At a receiver the DS-CDMA spread spectrum signal must be de-spread through use of a de-spreading code that has the same characteristics as the spreading code. De-spreading is accomplished by the correlation of the received spread signal with a synchronized replica of the spreading code used to spread the transmitted information.

The use of a spreading code that has the characteristics of a random number ensures that the transmitted signal will be randomly spread throughout a transmission spectrum. The requirement for a duplicate of the spreading code at a receiver (for de-spreading), on the other hand, requires that the spreading (and de-spreading) code be a repeating sequence known to both transmitter and receiver. The use of identical spreading and de-spreading codes at both transmitter and receiver provides the basis for communication between multiple pairs of communicating parties within the same spectrum with minimal mutual interference.

Within a CDMA cellular system, separate control channels are maintained for system access through a list of spreading codes known to both mobile communication units and base sites. Upon desiring access a communication unit transmits a request for system access. The access request may contain such control information as a user identifier and a called number. The base site may respond with control information identifying a spreading code of a traffic channel and a transmit power level.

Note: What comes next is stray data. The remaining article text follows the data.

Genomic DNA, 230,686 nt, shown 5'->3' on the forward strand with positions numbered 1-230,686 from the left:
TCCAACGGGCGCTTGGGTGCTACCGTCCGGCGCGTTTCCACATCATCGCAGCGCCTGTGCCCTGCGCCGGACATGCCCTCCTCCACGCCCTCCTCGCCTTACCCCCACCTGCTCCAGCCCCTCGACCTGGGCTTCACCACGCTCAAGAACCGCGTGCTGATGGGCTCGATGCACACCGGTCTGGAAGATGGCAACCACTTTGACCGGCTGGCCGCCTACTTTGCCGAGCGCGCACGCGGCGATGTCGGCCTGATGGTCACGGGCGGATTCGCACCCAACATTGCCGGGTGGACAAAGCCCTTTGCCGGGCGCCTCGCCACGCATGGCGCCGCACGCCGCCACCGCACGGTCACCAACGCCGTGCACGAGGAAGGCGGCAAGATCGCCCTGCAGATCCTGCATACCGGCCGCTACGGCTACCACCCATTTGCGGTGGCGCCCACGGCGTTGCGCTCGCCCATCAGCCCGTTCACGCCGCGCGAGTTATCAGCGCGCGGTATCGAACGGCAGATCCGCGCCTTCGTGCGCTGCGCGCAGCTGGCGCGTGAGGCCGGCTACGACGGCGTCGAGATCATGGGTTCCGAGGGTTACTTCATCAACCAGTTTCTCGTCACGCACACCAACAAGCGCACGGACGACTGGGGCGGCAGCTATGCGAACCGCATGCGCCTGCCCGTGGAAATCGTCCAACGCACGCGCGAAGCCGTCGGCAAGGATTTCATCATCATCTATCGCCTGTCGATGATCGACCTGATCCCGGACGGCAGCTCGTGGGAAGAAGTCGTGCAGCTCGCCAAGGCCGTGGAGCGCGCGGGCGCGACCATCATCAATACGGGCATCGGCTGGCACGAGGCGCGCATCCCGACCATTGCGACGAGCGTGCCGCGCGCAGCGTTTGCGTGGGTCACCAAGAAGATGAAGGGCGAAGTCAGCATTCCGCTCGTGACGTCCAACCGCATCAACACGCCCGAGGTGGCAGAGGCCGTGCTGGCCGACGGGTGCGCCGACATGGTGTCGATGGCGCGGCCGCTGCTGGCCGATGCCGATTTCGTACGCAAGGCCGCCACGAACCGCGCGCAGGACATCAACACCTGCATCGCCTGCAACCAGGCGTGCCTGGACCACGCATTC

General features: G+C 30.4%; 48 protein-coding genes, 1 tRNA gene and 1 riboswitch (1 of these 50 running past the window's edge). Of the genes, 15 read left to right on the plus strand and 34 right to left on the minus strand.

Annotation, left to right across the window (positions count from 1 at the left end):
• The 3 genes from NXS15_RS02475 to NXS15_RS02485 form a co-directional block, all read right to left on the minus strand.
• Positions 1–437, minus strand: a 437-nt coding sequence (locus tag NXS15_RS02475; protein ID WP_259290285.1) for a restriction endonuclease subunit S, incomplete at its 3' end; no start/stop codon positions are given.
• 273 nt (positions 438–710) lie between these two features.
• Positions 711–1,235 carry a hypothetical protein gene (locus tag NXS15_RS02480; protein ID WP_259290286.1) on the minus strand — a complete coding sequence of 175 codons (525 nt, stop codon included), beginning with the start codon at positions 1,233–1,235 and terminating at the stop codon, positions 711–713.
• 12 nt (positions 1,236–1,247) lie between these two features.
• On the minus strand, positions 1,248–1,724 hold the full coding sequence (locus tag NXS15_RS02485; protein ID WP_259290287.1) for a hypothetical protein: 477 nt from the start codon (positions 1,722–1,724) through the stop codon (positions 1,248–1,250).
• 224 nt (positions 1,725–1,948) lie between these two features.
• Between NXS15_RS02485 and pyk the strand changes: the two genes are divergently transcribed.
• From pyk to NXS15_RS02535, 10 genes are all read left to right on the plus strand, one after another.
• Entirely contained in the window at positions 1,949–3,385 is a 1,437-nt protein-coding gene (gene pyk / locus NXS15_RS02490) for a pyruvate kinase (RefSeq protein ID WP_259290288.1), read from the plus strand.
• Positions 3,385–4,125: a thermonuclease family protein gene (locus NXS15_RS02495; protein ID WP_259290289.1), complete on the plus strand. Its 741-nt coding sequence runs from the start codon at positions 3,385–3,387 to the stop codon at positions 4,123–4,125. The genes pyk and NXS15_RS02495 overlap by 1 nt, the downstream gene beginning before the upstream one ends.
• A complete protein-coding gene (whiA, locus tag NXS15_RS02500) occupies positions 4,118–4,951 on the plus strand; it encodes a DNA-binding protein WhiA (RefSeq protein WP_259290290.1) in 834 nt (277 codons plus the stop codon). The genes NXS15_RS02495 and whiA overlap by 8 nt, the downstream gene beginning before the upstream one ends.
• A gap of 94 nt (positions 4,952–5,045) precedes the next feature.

Upon receipt of the traffic channel information, the communication unit synchronizes to the traffic channel and begins exchanging information with another user at the called number. Control information between the base site and the communication unit during maintenance of the traffic channel is exchanged through the use of "blank and burst" or "dim and burst" techniques.

During "blank and burst" or "dim and burst" an audio signal is muted or encoded at a lower bit rate, respectively, while control information is exchanged between base site and communication unit. Since the exchange of control information occurs very rapidly the disruption in audio signals between users is slight. Audio information that would have been exchanged during "blank and burst" or "dim and burst" is simply discarded. The use of variable rate vocoding and muting techniques means that this "stealing" of bits of speech is undetectable by users.

While "blank and burst" and "dim and burst" are effective during exchanges of audio information, the impact upon data exchanges is far more serious. For transparent services, data information will be lost with the sending terminal equipment being unaware of the loss and the receiving terminal equipment being unable to recover the lost data. Recovery is impossible within transparent services because, by the very nature of transparent services, no provision is made to provide for error protection and re-transmission upon the detection of errors.